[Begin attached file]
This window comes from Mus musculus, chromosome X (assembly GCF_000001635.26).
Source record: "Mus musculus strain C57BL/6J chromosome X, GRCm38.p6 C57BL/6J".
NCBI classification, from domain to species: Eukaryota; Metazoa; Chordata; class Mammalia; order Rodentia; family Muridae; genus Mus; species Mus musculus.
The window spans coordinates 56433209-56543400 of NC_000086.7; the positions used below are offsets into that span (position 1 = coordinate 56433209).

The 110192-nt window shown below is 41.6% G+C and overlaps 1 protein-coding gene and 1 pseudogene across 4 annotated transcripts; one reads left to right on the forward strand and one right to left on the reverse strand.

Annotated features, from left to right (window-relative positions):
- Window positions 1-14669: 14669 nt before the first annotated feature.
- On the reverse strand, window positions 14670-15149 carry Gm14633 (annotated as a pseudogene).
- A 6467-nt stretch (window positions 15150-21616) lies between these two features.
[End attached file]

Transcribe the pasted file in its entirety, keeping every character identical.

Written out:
This window comes from Mus musculus, chromosome X (assembly GCF_000001635.26).
Source record: "Mus musculus strain C57BL/6J chromosome X, GRCm38.p6 C57BL/6J".
NCBI classification, from domain to species: Eukaryota; Metazoa; Chordata; class Mammalia; order Rodentia; family Muridae; genus Mus; species Mus musculus.
The window spans coordinates 56433209-56543400 of NC_000086.7; the positions used below are offsets into that span (position 1 = coordinate 56433209).

The 110192-nt window shown below is 41.6% G+C and overlaps 1 protein-coding gene and 1 pseudogene across 4 annotated transcripts; one reads left to right on the forward strand and one right to left on the reverse strand.

Annotated features, from left to right (window-relative positions):
- Window positions 1-14669: 14669 nt before the first annotated feature.
- On the reverse strand, window positions 14670-15149 carry Gm14633 (annotated as a pseudogene).
- A 6467-nt stretch (window positions 15150-21616) lies between these two features.